Early Modern Poetic Exegesis: Henry Vaughan’s Leprous Pharisee and Marcan Wilderness

Michael Andrew Cop


Early modern English poets often put events from the life of Jesus to verse. They drew liberally from the four canonical gospels to do so, but those gospels sometimes relate events with unique or seemingly conflicting details (e.g., a man who is both leprous and a Pharisee). The shortest of the four gospels, the Gospel of Mark, often has the fewest unique details for poets to use. This relative paucity of unique details did not mean that early modern poets neglected Mark’s possible contributions to their work—even if more modern literary critics seem to neglect Mark’s possible contributions to early modern biblically based poetry. By contextualizing Henry Vaughan’s “The Search” in biblically based early modern verse and exegesis, this article argues that the fullest reading of “The Search” relies on an understanding that Vaughan followed Mark’s terse account of Jesus’ temptations in the wilderness instead of Matthew’s and Luke’s much more full accounts.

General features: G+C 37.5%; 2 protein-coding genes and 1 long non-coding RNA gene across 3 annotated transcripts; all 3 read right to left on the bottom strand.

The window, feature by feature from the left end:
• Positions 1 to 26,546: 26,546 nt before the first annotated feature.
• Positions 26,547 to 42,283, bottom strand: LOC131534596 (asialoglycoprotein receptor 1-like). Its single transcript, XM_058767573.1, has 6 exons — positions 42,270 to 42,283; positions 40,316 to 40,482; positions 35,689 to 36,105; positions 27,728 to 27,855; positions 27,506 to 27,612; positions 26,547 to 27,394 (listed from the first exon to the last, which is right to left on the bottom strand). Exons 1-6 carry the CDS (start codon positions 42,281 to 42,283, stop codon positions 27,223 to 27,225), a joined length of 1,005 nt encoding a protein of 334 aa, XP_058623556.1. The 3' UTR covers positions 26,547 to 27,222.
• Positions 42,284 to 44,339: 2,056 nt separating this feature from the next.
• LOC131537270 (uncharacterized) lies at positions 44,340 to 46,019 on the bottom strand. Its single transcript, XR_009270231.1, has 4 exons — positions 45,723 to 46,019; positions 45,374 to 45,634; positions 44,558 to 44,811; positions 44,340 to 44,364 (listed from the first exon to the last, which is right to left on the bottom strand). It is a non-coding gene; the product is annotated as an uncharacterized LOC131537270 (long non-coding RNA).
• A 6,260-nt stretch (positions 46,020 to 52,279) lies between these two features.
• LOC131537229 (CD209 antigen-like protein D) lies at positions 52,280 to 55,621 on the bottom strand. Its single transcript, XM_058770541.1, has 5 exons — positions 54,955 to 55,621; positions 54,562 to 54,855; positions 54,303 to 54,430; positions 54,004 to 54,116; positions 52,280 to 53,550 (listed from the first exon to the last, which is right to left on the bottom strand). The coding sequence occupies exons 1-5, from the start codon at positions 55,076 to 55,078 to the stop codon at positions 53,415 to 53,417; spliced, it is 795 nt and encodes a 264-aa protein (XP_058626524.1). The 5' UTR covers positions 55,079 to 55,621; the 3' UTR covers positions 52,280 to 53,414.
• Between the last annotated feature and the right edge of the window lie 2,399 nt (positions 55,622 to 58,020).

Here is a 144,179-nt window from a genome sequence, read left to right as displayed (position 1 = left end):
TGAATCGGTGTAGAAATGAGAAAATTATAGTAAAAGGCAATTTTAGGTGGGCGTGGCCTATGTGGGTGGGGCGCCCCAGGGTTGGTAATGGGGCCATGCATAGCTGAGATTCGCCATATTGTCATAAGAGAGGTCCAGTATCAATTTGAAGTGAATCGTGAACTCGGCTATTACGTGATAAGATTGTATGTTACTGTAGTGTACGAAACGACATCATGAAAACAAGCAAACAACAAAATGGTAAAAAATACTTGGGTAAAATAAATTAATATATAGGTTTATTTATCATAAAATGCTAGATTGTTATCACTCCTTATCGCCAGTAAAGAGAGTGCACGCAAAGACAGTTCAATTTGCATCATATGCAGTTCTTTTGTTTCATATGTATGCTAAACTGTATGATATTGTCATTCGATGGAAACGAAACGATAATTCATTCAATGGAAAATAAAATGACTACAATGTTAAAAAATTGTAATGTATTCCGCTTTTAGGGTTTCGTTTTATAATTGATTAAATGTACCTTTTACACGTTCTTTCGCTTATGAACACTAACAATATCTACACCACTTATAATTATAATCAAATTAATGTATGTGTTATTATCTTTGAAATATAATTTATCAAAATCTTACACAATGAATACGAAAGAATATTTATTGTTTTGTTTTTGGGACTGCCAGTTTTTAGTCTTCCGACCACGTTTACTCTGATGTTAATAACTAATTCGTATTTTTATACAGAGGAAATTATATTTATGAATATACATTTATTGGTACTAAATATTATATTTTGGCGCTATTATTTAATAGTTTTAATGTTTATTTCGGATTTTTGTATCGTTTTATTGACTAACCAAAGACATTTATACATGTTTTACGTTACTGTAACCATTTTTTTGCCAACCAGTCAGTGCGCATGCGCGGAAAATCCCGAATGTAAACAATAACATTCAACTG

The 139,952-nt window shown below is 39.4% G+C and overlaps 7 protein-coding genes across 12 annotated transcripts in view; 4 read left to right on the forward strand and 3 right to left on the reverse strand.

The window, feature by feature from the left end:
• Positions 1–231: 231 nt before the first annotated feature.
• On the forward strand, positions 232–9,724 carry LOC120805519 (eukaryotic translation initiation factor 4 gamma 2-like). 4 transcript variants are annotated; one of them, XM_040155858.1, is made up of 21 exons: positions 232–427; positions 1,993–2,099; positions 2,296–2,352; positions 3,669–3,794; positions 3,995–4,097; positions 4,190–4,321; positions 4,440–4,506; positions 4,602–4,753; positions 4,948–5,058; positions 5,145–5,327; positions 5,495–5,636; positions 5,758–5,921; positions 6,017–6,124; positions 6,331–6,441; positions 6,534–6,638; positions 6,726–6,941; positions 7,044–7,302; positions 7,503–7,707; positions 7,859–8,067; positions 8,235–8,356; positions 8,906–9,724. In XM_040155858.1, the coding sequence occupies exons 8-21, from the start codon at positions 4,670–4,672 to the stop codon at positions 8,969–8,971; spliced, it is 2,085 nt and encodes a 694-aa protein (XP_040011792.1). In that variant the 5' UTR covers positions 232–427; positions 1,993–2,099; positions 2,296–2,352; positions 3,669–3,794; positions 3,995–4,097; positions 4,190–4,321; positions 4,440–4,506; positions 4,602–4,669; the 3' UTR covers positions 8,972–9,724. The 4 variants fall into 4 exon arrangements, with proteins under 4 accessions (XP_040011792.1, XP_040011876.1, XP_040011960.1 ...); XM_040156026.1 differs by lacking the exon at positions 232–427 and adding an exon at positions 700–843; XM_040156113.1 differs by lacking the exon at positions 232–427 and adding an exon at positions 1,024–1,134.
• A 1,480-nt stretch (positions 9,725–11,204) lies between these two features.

Early Modern Biblical Poetry; Henry Vaughan; John Milton; The Temptations

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DOI: https://doi.org/10.11157/rsrr4-2-500